Chimp economics, back in the day

Another piece of Google archaeology: this 1947 piece from Natural History:

By this time Moos and Bimba were definitely money-mad. When permitted to operated the Work Machine as often as they wished, these two apes amassed great piles of poker-chip wealth.

Oh, yes, it's an article about early psychology experiments on chimpanzee economics!

The most touching part is this:

It might have been anticipated that the introduction of money into chimpanzee society was bound to make trouble sooner or later. Perhaps it is too much to say that the profit motive could wreck ape economy. And as far as the scientific report goes, there is no absolute proof that the Yale Colony succumbed to an irreversible process of moral decay as a result of these experiments. Nevertheless, it is just as well that they came to an end when they did, for certain ominous trends were rapidly becoming apparent.
Despotism and cruelty are not unknown among man's nearest living relatives, but usually they take simple and straightforward forms such as wife-beating or commandeering of the food supply. New and subtle kinds of treachery are possible when wealth is involved.
When Bula and Bimba were living in the same cage, a large supply of white poker chips was offered to the two females. Bula promptly assumed ownership of nearly every one, and Bimba was left with a very small hoard. She protested vocally and with gestures, whining and holding out an empty hand. Like a rich man tossing a coin to a beggar, Bula impatiently selected one chip from her huge pile and dropped it negligently in Bimba's palm. When the vending machine was wheeled up to their cage, both animals rushed to spend their windfalls. Bula roughly shouldered Bimba away and took complete possession of the machine. The menu that day was slices of unpeeled oranges. Bula calmly bought and devoured one slice after another, and when Bimba started to complain, Bula handed her the peels!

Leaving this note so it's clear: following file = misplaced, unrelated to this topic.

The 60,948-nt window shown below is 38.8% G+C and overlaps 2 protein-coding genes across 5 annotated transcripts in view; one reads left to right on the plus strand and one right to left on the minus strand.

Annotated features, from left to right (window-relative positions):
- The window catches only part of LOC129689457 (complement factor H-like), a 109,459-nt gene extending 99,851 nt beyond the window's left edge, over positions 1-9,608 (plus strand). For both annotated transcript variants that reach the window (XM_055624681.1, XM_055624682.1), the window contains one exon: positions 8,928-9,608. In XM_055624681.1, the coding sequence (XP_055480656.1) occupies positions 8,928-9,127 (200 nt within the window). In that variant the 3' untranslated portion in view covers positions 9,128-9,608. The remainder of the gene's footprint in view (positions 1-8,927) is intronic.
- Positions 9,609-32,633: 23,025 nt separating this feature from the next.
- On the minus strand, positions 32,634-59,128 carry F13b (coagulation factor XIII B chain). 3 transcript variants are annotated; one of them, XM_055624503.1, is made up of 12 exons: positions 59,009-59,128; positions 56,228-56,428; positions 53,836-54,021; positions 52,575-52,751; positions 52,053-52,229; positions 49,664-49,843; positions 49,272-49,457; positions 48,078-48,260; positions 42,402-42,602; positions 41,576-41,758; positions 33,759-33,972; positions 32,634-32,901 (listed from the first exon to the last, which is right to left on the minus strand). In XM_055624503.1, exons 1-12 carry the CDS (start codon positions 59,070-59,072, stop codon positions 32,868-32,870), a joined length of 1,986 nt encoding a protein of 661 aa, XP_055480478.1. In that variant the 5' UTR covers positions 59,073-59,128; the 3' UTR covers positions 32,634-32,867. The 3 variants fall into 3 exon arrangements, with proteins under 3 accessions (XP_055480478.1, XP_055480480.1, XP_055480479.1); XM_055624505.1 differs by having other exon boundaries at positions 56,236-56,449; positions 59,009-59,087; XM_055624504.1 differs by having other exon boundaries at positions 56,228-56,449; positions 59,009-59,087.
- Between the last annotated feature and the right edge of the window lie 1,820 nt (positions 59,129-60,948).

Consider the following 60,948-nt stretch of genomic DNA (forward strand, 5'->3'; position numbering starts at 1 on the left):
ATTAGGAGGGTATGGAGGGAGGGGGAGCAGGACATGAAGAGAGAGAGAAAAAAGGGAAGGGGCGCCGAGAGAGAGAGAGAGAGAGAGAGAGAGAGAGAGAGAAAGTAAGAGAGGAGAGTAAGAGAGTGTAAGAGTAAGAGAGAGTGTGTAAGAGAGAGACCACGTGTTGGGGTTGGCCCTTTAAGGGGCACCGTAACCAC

It's a pretty entertaining read -- not because it seems hopelessly out of date, but surprisingly, because it seems like it could have been written last year! Current experiments like these in primates are more sophisticated in subtle ways, but at the level of description for a popular article they look almost indistinguishable.

I suppose that should be depressing. But then, I'm used to seeing every new fossil described as a "missing link", a chestnut that's been with us since the 1870's, so finding a 60-year-old psychology article that looks current doesn't surprise me!